GREENWICH, CT – What a crazy finish to the season it was this past weekend. Despite winning the game with no time left over the Stampede, Ohio failed to secure enough standings points win the inaugural PRO Rugby Championship to Denver. San Francisco and Sacramento also played a close match to determine who would win bragging rights of northern California. Let’s break down the matches by the numbers, but first check out our handy-dandy PRO Rugby Stats Glossary:
- Average Penalty Points (APP) – Number of times points are scored off of penalties in the attacking half of the field divided by total penalties awarded in attacking side
- Defensive Hold Average (DHA) – Number of times a team repels its opponent within it’s own 22 meter divided by the number of times opponent enters within 22 meter line.
- Red Zone Point Average (RPA) – Number of times a team gets points when it goes inside the 22 meter line divided by the number of time that team is inside the 22 meter line.
- Attacking Plays – Offloads plus line breaks plus runs >20 meters plus plays of >50 meters
- Penalty Difference – Penalties awarded divided by penalties conceded
- Turnovers – Times the ball changes possession not including penalties. Ex. counter ruck, interception, stolen lineout, etc.
It was a back and forth match but Ohio struck when it had to, just get by with the victory. While the Aviators had a more “explosive” offense – 24 attacking plays compared to the Stampede 13 – they were not the more efficient team on the day. Ohio still had a respectable 56% RPA and 29% DHA while Denver had a stronger 71% and 44% respectively. On top of that, the Stampede had possession of the ball for a whopping 82% of the match. So why did Denver fall short? One reason could be that the Stampede’s Will Magie left 6 points on the board from missed conversions while the Aviators converted 3 of four including two close toe the sideline. Secondly, the Aviators got inside the red zone on 2 more occasions than the Stampede. While Ohio was less likely to score, it made up for that state by putting itself inside the red zone on more occasions. Interestingly, Ohio usually scores many of its tries from far out, but this game all try runs were from within 5 meters out. The Denver defense did a good job at holding Ohio to under 40 for the first time in the last 6 games. Denver won the turnover difference by +2, but lost the penalty difference by -1. Overall it was competitive and anyone’s game. Ultimately it was the kicking game that won it for the Aviators. Besides its more successful conversions, it also had one more penalty kick than the Stampede which decided the game. Ohio won 32-25, but Denver just barely escaped with the championship by one point.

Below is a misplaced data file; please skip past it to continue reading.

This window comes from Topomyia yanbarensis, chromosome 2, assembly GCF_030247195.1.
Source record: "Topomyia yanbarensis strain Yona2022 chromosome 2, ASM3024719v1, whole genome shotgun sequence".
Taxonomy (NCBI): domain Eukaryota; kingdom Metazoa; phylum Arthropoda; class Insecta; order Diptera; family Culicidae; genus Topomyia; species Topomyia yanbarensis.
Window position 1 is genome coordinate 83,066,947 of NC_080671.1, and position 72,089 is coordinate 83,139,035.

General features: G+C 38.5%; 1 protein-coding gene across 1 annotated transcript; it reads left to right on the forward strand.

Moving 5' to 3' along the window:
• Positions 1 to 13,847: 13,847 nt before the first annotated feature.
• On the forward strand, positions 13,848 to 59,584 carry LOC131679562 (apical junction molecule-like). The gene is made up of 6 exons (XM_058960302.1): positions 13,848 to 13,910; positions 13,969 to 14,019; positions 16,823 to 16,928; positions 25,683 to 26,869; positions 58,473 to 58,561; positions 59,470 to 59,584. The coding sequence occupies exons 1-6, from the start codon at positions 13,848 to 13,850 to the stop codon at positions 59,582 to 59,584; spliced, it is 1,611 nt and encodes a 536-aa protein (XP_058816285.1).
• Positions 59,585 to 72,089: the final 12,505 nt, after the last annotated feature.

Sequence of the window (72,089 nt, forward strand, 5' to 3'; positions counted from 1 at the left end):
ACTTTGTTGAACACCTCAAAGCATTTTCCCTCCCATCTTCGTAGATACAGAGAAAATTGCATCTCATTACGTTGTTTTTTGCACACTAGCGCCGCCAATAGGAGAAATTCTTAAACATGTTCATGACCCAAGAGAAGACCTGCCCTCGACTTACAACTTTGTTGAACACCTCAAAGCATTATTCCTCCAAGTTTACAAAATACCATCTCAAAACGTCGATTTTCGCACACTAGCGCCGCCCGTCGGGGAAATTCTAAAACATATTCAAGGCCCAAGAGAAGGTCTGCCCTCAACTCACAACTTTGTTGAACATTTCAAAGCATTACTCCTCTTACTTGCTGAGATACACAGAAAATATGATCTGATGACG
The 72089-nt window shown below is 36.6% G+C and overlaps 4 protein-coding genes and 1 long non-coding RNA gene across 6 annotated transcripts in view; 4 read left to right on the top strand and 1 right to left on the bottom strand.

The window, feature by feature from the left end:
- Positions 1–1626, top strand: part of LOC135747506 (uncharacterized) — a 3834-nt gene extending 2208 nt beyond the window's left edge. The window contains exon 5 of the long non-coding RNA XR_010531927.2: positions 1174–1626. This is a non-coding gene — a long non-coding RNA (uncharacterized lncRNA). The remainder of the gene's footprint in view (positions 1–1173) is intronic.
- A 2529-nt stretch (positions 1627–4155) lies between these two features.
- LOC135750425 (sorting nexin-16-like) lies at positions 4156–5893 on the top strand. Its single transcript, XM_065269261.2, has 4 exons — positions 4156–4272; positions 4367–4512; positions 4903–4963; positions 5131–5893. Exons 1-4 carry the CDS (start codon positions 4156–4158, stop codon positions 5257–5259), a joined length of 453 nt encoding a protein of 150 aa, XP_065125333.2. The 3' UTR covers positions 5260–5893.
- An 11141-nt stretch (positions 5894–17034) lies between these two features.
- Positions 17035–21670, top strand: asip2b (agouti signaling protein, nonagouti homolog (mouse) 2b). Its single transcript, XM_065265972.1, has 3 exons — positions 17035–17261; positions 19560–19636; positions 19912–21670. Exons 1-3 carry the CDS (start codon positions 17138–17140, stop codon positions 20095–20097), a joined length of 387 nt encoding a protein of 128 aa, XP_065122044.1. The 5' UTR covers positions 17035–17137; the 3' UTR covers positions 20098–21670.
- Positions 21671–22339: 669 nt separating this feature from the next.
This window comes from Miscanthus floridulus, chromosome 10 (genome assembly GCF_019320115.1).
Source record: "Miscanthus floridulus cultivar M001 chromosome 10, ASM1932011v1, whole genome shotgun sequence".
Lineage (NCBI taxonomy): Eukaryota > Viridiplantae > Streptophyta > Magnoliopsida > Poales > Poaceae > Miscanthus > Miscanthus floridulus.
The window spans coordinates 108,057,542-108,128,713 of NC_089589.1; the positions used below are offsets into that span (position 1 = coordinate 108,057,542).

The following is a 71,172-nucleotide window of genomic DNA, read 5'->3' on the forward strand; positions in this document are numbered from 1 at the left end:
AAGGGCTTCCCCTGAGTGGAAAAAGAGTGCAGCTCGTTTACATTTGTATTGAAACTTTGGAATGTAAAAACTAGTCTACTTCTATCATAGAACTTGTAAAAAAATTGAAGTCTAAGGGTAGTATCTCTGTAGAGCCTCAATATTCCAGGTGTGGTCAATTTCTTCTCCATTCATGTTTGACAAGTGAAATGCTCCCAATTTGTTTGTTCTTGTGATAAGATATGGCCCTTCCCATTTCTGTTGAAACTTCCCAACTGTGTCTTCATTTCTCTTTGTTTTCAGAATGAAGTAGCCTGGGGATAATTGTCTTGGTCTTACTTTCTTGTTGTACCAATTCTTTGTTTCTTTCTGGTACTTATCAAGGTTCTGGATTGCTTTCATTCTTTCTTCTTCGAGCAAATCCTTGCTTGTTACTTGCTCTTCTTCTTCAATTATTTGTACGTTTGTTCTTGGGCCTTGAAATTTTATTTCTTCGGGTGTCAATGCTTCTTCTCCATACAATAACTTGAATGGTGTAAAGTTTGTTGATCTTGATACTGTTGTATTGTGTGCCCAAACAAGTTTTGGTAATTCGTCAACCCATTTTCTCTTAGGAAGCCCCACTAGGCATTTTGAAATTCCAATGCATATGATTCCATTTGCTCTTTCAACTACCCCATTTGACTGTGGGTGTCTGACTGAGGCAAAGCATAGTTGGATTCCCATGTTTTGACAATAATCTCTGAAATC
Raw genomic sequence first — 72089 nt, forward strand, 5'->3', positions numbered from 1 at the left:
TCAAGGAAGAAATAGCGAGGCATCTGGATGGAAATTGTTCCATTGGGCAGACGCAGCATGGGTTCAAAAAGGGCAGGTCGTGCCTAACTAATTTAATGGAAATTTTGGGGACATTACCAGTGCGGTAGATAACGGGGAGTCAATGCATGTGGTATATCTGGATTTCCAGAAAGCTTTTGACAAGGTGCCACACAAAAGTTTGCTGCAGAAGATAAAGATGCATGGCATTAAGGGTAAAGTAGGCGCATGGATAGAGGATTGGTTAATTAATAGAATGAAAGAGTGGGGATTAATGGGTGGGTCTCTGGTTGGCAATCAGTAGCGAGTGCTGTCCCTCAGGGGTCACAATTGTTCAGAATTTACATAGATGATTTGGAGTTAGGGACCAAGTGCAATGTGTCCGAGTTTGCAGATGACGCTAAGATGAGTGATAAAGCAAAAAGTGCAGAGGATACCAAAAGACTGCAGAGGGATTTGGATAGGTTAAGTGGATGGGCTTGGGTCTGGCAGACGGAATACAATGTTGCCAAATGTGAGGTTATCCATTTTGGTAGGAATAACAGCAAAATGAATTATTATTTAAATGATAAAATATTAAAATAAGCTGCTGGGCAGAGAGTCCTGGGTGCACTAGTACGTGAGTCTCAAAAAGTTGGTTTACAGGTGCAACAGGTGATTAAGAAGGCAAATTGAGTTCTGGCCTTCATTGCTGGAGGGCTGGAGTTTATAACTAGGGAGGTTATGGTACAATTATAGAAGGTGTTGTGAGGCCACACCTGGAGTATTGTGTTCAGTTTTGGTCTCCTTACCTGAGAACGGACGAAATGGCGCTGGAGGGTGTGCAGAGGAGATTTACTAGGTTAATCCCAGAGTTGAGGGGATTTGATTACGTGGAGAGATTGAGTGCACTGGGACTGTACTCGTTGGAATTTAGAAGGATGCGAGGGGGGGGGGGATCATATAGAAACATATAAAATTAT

San Francisco has looked strong the last few games of the season and it continued that against Sacramento on Saturday. The Rush was in control for most of the game, but let the Express back into it in the second half. Statistically the two teams differed the most on APP where San Francisco had 44% and Sacramento had 25%, and attacking plays with the Rush with 16 and the Express with 5. Like Ohio, Sacramento scored all of its tries on runs from within 5 meters. The Express lacked a threat from its back as the forwards did most of the work of driving the ball down the field. Once in the attacking half, Sacramento wasn’t able to capitalize on the Rush’s mistakes while the opposite was true for San Francisco despite having a penalty differential of -6. Devereaux Ferris stood out at scrum half for the Rush as he helped command the attack. 3 of the Rush’s tries were from runs of >20 meters and it also had 2 plays of >50 meters while Sacramento had only 1 run of >20 meters. San Francisco also stood out with a 75% RPA which reflects its ability to finish plays while threatening the try zone. Interestingly both teams tied on turnover given with at net of 0. The end score was 37-34. While that seems close, the Express scored with no time left and had no real threat of taking the lead.
With the season over, the final standings had 1. Denver, 2. Ohio, 3. San Diego, 4. San Francisco, and 5. Sacramento. You could make an argument that Ohio deserved the championship based on how it has been playing recently but I’ll present some discussion next week when I compile the season totals for the Pro Rugby season and give my two cents on team performances.
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